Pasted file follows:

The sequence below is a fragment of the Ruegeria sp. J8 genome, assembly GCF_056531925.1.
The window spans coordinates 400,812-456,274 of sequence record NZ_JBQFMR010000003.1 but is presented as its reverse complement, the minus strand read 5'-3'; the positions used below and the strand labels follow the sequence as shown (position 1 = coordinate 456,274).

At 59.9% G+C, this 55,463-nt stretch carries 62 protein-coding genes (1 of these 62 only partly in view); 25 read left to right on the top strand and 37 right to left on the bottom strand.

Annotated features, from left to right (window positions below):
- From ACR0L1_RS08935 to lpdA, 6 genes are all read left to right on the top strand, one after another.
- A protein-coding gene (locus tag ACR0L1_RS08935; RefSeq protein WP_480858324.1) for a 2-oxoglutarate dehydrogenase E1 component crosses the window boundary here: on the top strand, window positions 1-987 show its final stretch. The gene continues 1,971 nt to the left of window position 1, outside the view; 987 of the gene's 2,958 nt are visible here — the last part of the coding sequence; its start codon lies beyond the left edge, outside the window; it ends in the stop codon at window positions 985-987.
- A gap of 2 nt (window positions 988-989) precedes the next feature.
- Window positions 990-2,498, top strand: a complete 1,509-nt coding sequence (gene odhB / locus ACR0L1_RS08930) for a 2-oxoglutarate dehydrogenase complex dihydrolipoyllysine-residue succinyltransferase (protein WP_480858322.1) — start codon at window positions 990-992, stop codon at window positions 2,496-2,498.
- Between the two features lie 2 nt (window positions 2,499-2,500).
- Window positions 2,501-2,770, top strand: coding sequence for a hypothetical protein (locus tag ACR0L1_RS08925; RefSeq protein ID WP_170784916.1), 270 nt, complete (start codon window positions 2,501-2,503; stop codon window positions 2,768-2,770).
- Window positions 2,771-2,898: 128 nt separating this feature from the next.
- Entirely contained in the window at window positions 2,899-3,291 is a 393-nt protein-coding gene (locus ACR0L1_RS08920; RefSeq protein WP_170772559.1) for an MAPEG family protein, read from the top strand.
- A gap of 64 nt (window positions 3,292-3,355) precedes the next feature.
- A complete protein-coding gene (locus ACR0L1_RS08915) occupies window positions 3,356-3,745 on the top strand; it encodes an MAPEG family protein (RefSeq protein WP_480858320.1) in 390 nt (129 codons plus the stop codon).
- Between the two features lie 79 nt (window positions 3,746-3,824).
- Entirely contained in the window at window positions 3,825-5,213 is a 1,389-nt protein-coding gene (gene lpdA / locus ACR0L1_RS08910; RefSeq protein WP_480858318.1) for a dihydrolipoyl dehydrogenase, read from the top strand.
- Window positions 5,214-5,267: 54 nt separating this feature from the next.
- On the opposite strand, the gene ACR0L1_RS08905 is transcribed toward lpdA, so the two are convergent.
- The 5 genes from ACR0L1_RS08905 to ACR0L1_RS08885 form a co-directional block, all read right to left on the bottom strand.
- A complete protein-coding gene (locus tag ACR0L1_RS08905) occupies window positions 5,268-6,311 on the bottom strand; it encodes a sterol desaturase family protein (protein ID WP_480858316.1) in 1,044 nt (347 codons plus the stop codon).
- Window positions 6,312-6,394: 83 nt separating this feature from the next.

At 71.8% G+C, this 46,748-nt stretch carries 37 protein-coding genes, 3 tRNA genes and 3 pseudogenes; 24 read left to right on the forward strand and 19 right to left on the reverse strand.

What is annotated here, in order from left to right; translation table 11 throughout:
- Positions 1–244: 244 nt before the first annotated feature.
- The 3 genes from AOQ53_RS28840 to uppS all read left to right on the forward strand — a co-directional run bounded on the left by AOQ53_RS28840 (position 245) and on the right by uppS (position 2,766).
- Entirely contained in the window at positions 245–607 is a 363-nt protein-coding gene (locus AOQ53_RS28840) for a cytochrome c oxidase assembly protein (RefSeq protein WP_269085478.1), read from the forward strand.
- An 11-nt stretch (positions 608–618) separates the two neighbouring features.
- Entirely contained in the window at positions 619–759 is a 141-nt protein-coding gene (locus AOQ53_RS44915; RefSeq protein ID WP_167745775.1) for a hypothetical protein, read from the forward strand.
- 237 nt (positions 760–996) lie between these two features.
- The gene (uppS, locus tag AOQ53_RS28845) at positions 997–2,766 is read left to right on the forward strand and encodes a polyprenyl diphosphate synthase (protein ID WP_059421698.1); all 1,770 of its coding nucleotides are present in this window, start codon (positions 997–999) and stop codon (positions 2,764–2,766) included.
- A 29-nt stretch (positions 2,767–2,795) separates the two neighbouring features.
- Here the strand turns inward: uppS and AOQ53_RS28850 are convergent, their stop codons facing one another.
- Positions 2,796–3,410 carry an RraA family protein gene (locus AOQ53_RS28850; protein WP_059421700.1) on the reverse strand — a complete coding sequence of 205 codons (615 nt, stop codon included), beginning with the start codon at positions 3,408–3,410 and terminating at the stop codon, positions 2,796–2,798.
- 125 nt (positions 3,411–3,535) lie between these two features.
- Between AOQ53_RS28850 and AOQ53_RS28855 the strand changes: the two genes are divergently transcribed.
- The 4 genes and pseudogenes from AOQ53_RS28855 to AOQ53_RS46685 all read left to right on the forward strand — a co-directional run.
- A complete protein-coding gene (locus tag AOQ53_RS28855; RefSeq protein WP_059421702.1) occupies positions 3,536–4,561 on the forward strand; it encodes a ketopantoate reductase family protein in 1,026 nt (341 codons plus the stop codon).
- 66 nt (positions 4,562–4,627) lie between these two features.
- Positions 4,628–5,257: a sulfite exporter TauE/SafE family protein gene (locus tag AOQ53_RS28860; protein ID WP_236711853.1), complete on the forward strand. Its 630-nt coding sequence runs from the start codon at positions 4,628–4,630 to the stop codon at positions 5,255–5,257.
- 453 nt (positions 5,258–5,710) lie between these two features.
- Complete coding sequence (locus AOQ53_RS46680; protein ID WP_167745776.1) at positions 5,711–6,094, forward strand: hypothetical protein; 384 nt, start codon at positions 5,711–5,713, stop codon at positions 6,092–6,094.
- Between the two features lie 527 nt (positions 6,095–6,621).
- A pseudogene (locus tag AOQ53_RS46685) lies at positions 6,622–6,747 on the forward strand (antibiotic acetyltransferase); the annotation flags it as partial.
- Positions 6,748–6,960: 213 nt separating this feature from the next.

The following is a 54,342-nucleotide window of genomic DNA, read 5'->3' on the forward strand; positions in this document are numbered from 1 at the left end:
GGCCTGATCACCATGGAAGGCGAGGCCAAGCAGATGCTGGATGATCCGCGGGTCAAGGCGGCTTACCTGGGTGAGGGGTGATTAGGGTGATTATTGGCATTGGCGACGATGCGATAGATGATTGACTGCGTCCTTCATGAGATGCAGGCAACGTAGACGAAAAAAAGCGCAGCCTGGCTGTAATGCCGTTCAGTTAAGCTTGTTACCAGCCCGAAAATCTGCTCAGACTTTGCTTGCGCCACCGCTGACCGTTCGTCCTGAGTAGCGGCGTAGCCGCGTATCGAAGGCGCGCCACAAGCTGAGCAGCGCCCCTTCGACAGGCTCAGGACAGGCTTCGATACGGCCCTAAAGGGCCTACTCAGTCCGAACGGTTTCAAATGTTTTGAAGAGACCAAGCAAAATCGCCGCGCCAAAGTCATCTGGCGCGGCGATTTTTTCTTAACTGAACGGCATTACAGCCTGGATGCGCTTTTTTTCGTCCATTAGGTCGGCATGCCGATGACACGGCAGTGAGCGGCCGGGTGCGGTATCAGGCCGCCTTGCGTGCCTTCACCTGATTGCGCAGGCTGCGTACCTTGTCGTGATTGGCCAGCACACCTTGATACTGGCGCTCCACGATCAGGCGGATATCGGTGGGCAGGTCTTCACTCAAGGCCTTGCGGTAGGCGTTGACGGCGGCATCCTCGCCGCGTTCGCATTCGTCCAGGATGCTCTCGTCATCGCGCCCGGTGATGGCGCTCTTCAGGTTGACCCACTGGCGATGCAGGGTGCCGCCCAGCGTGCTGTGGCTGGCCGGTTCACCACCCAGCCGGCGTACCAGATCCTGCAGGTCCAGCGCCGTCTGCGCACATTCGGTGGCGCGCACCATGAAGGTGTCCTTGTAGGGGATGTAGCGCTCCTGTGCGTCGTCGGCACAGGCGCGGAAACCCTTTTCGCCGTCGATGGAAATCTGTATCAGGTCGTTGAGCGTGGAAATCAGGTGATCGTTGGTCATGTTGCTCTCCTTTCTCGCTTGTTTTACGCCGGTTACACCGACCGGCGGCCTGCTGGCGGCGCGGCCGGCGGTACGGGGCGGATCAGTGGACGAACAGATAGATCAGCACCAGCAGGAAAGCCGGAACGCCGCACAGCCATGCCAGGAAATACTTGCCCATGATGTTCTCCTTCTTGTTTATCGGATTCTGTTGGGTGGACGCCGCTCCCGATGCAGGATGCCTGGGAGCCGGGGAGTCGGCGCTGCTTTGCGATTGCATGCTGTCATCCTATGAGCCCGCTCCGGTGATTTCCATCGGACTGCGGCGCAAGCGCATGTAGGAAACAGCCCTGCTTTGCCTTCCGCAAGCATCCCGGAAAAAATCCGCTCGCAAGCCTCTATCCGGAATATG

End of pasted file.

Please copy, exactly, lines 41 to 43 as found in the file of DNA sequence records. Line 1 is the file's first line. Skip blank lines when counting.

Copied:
- Complete coding sequence (locus AOQ53_RS46680; protein ID WP_167745776.1) at positions 5,711–6,094, forward strand: hypothetical protein; 384 nt, start codon at positions 5,711–5,713, stop codon at positions 6,092–6,094.
- Between the two features lie 527 nt (positions 6,095–6,621).
- A pseudogene (locus tag AOQ53_RS46685) lies at positions 6,622–6,747 on the forward strand (antibiotic acetyltransferase); the annotation flags it as partial.